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Black Diamond Ahwahnee Review
Cons: Heavy for a single wall tent, awnings that allow for venting can catch wind during stormy weather, cross pole is hard to insert, doors can get in the way when open.
Bottom line: A unique single-wall model that has incredible headroom.
The Black Diamond Ahwahnee is a cool and unique single wall tent. Typically, single wall tents don't excel in warmer, moister, three-season conditions as well, as there double walled counterparts, yet this is where this model excels. It still works well for a majority of winter camping and mountaineering endeavors, but also works better than most double walled four season tents (and nearly as well as a 3 season tent for warmer or wetter summer trips). It's the best quiver-of-one tent for four season and 3 season use because of its two huge doors, significant amount of head room, and its large awnings that allow you to ventilate as long as its not too windy. This does come at a price; while the Ahwahnee is a four season tent, it isn't as good in super windy conditions because of these same awnings. Back to the niche the Ahwahnee is trying to fill, it has the most head room of any single wall tent; taller folks will appreciate its large footprint over most other options.
For years the Ahwahnee was green; for 2016 Black Diamond changed the color to yellow to make it more in line with the rest of their four season tent lineup. While all of our testing photos still use a green version, rest assured that there is no difference other than color between the green and yellow models.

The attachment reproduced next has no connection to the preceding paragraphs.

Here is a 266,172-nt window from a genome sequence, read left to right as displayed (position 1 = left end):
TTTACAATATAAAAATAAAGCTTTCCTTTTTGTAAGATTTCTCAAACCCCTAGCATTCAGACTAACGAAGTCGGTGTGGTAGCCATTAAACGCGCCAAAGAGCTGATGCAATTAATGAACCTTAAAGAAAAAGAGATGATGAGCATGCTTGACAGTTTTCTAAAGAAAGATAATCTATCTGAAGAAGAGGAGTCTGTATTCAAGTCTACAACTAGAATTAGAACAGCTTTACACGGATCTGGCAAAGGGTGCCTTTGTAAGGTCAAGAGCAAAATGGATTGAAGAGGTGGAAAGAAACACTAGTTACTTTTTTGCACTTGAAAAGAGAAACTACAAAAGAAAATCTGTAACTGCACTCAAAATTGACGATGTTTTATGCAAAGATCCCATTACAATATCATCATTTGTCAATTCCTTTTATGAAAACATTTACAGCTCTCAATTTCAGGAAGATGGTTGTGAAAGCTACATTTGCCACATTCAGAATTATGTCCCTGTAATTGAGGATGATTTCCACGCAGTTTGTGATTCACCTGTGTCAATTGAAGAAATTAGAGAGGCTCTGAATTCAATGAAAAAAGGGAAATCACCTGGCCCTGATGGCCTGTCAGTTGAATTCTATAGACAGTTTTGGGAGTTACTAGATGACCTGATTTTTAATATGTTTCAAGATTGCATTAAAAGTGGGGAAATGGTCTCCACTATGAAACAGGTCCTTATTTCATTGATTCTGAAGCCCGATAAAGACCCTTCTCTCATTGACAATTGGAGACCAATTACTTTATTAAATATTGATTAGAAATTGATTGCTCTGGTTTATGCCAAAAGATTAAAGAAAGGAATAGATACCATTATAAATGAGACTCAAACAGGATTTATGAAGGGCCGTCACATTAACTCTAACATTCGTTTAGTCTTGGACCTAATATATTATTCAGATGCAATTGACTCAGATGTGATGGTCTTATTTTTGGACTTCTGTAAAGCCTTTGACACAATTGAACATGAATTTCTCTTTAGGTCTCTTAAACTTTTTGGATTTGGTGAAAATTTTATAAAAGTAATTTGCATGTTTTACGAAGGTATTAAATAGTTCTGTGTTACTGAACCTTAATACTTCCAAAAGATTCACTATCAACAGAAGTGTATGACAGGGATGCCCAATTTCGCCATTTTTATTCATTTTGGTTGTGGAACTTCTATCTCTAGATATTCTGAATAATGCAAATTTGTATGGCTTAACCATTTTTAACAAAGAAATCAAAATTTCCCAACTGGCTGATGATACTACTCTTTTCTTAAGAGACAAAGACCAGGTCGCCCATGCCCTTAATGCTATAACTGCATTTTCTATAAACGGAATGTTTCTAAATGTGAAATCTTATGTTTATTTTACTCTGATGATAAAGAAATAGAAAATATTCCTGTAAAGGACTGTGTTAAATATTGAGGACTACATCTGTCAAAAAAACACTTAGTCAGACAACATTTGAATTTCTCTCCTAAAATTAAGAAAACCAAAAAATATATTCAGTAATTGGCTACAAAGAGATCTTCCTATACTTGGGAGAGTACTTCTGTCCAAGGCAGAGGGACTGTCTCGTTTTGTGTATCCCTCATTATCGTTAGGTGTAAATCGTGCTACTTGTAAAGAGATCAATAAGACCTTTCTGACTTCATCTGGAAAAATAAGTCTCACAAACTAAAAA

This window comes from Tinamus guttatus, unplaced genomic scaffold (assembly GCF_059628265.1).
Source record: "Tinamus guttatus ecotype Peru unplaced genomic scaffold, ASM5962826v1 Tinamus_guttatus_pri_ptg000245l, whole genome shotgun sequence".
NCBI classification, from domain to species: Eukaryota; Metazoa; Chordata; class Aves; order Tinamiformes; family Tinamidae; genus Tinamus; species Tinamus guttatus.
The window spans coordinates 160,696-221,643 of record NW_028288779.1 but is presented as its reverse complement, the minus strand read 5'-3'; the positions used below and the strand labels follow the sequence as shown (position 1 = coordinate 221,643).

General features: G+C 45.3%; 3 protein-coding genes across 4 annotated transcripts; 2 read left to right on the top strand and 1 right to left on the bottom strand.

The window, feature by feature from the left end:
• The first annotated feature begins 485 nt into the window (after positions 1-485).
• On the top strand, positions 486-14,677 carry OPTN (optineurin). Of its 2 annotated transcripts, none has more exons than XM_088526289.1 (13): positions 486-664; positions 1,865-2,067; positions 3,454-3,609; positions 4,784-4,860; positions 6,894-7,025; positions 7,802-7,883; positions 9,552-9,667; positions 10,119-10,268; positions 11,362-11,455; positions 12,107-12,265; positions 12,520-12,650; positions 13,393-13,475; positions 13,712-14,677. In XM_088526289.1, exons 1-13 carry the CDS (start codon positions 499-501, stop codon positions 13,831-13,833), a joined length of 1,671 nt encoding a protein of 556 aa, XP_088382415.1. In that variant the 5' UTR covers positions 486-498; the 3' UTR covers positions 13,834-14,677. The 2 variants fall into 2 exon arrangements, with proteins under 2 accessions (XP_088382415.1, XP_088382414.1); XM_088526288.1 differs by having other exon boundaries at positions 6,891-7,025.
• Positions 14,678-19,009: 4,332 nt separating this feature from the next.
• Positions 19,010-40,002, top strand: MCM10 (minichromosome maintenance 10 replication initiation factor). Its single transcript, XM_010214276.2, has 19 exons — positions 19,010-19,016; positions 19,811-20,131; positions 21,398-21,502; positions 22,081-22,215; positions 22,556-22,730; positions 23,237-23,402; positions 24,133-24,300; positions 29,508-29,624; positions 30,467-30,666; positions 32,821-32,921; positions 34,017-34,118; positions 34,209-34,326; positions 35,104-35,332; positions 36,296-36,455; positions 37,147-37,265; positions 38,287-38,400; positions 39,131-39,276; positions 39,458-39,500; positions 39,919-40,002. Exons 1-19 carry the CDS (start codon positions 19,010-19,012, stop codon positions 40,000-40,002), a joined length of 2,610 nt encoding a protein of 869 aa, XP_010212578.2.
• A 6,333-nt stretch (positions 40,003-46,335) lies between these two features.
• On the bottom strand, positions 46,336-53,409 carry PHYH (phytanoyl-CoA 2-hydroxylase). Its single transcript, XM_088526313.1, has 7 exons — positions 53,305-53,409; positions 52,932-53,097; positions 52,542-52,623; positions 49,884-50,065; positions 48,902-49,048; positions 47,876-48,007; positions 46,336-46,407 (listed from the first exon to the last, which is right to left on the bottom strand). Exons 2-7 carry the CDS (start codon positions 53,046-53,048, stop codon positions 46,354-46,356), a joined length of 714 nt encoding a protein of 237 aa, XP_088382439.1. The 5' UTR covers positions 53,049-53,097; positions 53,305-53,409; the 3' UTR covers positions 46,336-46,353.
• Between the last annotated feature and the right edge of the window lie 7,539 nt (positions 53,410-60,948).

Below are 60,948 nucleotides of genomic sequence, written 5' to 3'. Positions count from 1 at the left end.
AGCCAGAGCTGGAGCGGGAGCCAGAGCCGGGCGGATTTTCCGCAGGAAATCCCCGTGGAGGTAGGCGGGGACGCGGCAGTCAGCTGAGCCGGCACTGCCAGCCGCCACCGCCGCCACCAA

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Our Analysis and Hands-on Test Results
Of all the 27 tents reviewed here, the Ahwahnee has the most headroom. Two six-foot (or taller) people can sit up with ease, face each other, and hang out.
Ease of set-up
This model is not as easy to set up as most other four season tents. Like the rest of the Black Diamond/Bibler tents, there is a little bit of a learning curve; however, with a little practice it's really not that bad, just not as easy as most others. With this contender, you have to get inside the tent, or pull one corner over yourself in order to set it up. Another small complaint, which was voiced by all testers, was the small and slightly flimsy plastic twist tie style pole clips. These are thin and harder to use than the Velcro on the Black Diamond Firstlight. The Ahwahnee certainly wasn't as easy to set up as The Mountain Hardwear EV2, which pitches from the outside with burly plastic clips, The Hilleberg Tarra, our Top Pick award winner, and Hilleberg Jannu, our Editors' Choice award, both of which use a combination of nylon sleeve and alternating clips, have, without question, our favorite pole attachment method.